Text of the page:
For what one hopes is the last freeze of winter. At dawn the air still crackles wickedly, but its echoes fade with the night, and as the sun clears the spiderweb treetops the bite of morning dulls into a muddy coolness that grows more distant by the hour. The day takes command so pompous and full of itself that you begin to think winter this time has truly gone. The thought comes oddly bittersweet, as if an annoying and detested roommate has finally moved out, one whose departure you longed for, prayed for, crossed off each calendar day until and beyond his promised leaving, and now in the reverberation of the closing door you fear you may miss him after all. But in the silence of his absence you hear the birds singing, and a little breeze ruffles the grass, and you find you have forgotten him already. You hope, this time, for good.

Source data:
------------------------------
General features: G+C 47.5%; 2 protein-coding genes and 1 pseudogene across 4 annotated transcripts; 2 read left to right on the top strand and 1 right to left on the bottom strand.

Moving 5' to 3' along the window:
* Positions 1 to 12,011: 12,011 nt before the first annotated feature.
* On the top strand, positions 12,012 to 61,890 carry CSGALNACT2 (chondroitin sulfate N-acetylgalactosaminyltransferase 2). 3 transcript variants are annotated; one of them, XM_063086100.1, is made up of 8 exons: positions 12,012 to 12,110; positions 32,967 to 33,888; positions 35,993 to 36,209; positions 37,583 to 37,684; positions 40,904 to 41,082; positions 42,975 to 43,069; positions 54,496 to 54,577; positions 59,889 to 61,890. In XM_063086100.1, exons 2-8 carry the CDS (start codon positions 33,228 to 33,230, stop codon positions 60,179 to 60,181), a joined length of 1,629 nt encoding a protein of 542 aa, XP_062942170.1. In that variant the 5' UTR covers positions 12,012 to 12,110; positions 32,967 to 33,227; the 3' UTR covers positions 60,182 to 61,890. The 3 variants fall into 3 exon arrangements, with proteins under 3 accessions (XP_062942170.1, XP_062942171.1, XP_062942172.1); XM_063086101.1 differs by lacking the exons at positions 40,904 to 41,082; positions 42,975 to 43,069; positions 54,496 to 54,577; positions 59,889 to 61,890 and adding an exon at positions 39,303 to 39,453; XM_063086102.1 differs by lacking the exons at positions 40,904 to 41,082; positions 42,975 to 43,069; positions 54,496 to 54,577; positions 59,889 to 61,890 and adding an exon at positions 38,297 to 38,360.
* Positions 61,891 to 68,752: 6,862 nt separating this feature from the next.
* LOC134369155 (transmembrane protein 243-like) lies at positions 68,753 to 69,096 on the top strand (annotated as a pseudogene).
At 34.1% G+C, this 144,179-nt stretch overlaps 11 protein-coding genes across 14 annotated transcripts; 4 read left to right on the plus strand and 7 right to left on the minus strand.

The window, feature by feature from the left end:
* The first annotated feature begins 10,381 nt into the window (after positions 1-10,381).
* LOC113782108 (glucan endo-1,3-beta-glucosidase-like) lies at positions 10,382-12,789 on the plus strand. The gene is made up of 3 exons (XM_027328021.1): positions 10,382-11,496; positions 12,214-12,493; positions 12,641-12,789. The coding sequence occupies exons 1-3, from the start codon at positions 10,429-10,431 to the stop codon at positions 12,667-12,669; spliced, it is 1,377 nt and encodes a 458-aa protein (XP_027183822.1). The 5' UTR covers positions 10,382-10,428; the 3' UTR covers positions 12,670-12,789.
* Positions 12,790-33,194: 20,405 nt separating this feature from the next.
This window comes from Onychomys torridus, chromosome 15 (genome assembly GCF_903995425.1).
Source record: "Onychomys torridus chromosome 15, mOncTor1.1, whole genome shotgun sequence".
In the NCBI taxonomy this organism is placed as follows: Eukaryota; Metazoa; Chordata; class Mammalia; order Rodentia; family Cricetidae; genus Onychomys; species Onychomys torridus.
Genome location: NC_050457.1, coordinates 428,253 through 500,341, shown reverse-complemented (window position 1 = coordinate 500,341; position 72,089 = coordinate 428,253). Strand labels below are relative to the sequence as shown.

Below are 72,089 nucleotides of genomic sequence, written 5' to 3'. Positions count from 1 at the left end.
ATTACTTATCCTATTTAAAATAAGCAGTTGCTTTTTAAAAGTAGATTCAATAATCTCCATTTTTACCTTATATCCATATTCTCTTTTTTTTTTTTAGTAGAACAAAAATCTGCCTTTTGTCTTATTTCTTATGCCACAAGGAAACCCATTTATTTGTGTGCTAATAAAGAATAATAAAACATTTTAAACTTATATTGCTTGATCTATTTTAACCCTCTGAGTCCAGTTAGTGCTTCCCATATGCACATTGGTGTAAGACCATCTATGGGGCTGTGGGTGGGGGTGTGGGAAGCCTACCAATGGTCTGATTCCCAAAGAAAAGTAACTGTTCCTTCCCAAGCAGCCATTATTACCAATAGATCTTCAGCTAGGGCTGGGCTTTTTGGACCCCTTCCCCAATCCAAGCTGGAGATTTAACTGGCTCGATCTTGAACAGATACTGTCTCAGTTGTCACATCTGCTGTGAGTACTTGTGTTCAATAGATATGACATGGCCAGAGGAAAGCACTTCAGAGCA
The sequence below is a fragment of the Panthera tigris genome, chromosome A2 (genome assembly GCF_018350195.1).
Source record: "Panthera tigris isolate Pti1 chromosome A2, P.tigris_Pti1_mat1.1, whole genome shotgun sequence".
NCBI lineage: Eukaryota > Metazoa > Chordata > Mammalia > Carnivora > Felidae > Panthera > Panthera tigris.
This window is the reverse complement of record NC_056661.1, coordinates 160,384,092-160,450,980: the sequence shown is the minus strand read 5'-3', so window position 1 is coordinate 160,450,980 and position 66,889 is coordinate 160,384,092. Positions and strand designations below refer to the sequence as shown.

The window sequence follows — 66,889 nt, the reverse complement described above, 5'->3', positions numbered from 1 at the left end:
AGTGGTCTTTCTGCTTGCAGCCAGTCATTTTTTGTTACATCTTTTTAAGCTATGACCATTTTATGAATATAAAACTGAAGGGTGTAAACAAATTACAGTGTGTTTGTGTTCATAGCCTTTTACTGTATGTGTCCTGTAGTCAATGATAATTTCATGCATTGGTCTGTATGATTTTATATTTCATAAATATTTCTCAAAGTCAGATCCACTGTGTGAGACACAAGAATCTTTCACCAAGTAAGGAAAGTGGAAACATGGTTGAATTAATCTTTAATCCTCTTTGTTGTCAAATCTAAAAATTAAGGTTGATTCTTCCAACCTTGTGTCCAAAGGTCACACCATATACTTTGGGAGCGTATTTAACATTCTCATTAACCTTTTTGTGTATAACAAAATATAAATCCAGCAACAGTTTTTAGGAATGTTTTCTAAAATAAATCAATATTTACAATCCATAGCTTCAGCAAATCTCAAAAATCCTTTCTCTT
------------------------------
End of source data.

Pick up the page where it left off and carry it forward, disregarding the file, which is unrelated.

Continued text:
About The New AgrarianI have been planting content here off and on since 2002, with occasional attempts at cultivation and pruning. All of it swirls around more or less agrarian ideas: food and agriculture, including some practical things, but also craft, community, technology, embodiment, history, sustainability, nature, and place. As you might guess, I’ve changed my mind a few times on all these topics since I started a decade ago. I cultivate, but not always in neat rows. Read my Explanation and Apologia to learn more.
The fine printThe New Agrarian is copyright ©2002–2017 by David Walbert. All rights reserved, but I'm generally pretty nice about sharing, so feel free to ask.